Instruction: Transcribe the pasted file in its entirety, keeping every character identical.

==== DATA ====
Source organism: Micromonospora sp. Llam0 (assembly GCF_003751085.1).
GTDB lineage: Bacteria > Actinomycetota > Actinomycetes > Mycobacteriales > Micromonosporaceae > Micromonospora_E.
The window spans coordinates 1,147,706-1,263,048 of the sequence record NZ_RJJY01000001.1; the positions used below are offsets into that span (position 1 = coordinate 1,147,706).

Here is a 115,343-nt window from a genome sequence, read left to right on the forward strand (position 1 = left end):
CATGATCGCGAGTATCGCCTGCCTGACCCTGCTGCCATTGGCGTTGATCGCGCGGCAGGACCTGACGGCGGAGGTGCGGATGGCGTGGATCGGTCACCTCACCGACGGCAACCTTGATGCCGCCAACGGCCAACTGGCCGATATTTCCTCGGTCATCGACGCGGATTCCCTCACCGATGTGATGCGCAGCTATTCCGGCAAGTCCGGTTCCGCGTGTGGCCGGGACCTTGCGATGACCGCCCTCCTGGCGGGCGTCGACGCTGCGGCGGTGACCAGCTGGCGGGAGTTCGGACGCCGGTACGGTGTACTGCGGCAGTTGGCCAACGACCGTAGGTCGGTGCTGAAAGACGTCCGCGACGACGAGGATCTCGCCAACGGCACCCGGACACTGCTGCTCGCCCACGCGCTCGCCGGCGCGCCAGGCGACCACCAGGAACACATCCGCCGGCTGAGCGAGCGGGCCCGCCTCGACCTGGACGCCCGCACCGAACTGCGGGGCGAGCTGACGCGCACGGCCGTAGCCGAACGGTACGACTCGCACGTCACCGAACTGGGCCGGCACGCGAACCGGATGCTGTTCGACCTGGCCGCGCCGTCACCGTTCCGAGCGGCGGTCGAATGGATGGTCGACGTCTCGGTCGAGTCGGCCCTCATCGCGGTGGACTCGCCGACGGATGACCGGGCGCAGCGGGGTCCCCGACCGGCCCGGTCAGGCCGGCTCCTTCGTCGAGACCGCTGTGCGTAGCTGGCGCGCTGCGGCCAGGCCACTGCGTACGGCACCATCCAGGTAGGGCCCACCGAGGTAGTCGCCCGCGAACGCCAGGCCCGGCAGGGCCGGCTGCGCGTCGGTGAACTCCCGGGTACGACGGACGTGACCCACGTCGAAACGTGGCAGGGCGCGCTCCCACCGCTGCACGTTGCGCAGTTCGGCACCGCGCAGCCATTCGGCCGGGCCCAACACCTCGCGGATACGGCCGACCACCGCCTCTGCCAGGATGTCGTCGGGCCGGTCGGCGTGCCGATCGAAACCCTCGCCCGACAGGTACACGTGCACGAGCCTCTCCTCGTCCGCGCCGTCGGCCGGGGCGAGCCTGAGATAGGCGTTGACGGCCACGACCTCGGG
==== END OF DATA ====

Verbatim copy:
Source organism: Micromonospora sp. Llam0 (assembly GCF_003751085.1).
GTDB lineage: Bacteria > Actinomycetota > Actinomycetes > Mycobacteriales > Micromonosporaceae > Micromonospora_E.
The window spans coordinates 1,147,706-1,263,048 of the sequence record NZ_RJJY01000001.1; the positions used below are offsets into that span (position 1 = coordinate 1,147,706).

Here is a 115,343-nt window from a genome sequence, read left to right on the forward strand (position 1 = left end):
CATGATCGCGAGTATCGCCTGCCTGACCCTGCTGCCATTGGCGTTGATCGCGCGGCAGGACCTGACGGCGGAGGTGCGGATGGCGTGGATCGGTCACCTCACCGACGGCAACCTTGATGCCGCCAACGGCCAACTGGCCGATATTTCCTCGGTCATCGACGCGGATTCCCTCACCGATGTGATGCGCAGCTATTCCGGCAAGTCCGGTTCCGCGTGTGGCCGGGACCTTGCGATGACCGCCCTCCTGGCGGGCGTCGACGCTGCGGCGGTGACCAGCTGGCGGGAGTTCGGACGCCGGTACGGTGTACTGCGGCAGTTGGCCAACGACCGTAGGTCGGTGCTGAAAGACGTCCGCGACGACGAGGATCTCGCCAACGGCACCCGGACACTGCTGCTCGCCCACGCGCTCGCCGGCGCGCCAGGCGACCACCAGGAACACATCCGCCGGCTGAGCGAGCGGGCCCGCCTCGACCTGGACGCCCGCACCGAACTGCGGGGCGAGCTGACGCGCACGGCCGTAGCCGAACGGTACGACTCGCACGTCACCGAACTGGGCCGGCACGCGAACCGGATGCTGTTCGACCTGGCCGCGCCGTCACCGTTCCGAGCGGCGGTCGAATGGATGGTCGACGTCTCGGTCGAGTCGGCCCTCATCGCGGTGGACTCGCCGACGGATGACCGGGCGCAGCGGGGTCCCCGACCGGCCCGGTCAGGCCGGCTCCTTCGTCGAGACCGCTGTGCGTAGCTGGCGCGCTGCGGCCAGGCCACTGCGTACGGCACCATCCAGGTAGGGCCCACCGAGGTAGTCGCCCGCGAACGCCAGGCCCGGCAGGGCCGGCTGCGCGTCGGTGAACTCCCGGGTACGACGGACGTGACCCACGTCGAAACGTGGCAGGGCGCGCTCCCACCGCTGCACGTTGCGCAGTTCGGCACCGCGCAGCCATTCGGCCGGGCCCAACACCTCGCGGATACGGCCGACCACCGCCTCTGCCAGGATGTCGTCGGGCCGGTCGGCGTGCCGATCGAAACCCTCGCCCGACAGGTACACGTGCACGAGCCTCTCCTCGTCCGCGCCGTCGGCCGGGGCGAGCCTGAGATAGGCGTTGACGGCCACGACCTCGGG